Runners should expect to buy one new pair of training shoes during the x-country season. It just seems logical to do that at the beginning of the season. For a first pair of shoes, it is generally a good idea to visit a specialty store-Fleet Feet on North Ave., Running Away on Damen, Dick Pond in Lisle and Barrington, Universal Sole, New Balance, Murphy's Fit in Evanston, Run Chicago in Forest Park. Sales people there can help pick out an appropriate pair of shoes. Then runners can buy the same shoe online or at Sports Authority. At many of the specialty stores they will give a discount if runners mention that they are running on a high school team. Shoes in the $60-$100 range are probably most appropriate.
Many runners also buy racing spikes. There are special racing spikes designed for x-country running. Runners can find spikes on sale for as little at $20, or they can buy the newest models for as much as $100.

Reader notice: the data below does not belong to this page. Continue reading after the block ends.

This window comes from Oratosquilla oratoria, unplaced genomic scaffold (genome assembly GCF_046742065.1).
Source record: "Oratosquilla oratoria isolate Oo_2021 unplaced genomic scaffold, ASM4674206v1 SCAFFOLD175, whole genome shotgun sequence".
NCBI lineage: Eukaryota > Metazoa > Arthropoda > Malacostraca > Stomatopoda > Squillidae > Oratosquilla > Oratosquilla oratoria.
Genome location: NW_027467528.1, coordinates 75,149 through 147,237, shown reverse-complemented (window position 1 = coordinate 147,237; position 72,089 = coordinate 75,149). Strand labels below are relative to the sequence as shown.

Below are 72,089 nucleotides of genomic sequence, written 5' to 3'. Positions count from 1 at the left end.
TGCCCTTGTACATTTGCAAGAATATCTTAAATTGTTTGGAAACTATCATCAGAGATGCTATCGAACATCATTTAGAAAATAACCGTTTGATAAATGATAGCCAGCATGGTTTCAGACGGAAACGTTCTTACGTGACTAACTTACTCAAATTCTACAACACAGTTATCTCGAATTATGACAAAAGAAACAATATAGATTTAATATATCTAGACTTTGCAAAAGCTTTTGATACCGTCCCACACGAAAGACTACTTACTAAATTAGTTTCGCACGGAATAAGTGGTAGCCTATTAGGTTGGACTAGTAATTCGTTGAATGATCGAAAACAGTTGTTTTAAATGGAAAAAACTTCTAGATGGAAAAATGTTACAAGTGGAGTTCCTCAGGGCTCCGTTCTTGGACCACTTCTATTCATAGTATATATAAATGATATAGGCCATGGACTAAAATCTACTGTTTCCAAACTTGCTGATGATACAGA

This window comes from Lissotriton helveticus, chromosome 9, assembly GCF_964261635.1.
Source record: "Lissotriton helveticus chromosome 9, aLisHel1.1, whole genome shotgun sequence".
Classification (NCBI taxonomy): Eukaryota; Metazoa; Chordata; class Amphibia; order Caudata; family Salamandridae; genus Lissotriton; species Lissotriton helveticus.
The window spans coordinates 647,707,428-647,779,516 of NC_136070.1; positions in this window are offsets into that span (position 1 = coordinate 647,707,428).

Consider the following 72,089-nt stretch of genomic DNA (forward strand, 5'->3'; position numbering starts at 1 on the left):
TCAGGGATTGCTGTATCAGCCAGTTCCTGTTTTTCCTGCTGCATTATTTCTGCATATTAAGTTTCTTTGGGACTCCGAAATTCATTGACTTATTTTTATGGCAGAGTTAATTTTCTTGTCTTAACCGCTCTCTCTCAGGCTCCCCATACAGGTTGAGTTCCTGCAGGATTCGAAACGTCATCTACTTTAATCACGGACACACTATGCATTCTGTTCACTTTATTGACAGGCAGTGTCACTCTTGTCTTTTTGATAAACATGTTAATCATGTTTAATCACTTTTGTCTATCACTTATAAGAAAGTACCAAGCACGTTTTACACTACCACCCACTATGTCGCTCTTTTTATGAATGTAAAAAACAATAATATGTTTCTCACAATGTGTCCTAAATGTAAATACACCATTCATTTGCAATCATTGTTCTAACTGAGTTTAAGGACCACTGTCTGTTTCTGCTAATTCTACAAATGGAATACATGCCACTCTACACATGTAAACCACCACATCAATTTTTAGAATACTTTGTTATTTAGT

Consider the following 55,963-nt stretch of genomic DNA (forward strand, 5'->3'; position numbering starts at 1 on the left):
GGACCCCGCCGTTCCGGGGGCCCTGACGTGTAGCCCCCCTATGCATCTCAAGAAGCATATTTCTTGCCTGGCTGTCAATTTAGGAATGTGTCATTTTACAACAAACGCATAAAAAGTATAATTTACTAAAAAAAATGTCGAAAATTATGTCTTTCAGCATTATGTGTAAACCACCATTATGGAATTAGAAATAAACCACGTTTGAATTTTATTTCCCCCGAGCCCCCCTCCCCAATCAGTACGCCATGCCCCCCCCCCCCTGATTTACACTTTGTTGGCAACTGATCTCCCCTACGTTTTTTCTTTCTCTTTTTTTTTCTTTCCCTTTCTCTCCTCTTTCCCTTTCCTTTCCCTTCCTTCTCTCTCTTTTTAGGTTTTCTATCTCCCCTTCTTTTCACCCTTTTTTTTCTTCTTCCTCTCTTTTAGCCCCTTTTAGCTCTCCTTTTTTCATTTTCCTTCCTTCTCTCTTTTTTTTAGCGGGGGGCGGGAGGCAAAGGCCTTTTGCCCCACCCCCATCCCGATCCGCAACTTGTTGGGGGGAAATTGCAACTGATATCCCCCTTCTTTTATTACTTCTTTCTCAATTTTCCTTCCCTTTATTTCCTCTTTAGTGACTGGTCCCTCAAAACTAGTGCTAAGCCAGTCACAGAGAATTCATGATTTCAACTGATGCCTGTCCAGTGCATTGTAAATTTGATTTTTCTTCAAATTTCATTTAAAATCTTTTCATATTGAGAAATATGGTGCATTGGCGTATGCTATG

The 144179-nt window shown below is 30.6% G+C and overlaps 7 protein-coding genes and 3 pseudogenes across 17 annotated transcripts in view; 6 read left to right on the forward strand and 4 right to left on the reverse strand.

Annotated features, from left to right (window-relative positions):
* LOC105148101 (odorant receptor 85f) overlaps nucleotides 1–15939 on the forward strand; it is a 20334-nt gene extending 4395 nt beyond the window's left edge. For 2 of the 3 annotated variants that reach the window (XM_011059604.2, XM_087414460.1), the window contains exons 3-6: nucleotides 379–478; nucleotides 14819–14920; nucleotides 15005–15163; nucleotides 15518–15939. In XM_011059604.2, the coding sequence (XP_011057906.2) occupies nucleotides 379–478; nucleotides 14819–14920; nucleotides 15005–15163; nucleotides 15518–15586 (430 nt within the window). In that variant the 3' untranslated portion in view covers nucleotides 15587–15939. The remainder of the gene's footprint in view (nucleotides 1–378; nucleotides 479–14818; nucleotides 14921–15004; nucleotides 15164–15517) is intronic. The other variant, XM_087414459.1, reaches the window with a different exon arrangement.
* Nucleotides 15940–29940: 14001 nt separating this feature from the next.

Students who attend Saint Ignatius on financial aid can write a letter to the financial aid office requesting assistance with the purchase of a pair of shoes and spikes. They can then work with the coach to purchase their shoes.
Sometimes our runners like their new shoes so much that they wear them during the day. They shouldn't. If they insist on wearing gym shoes, they should not wear their cross-country training shoes; those should be just for running-in part so that they last longer. Our boys don't like to hear it sometimes, but during the day they should probably wear old-fashioned school dress shoes. They provide the most support and protection for feet and ankles that take a pounding during practice.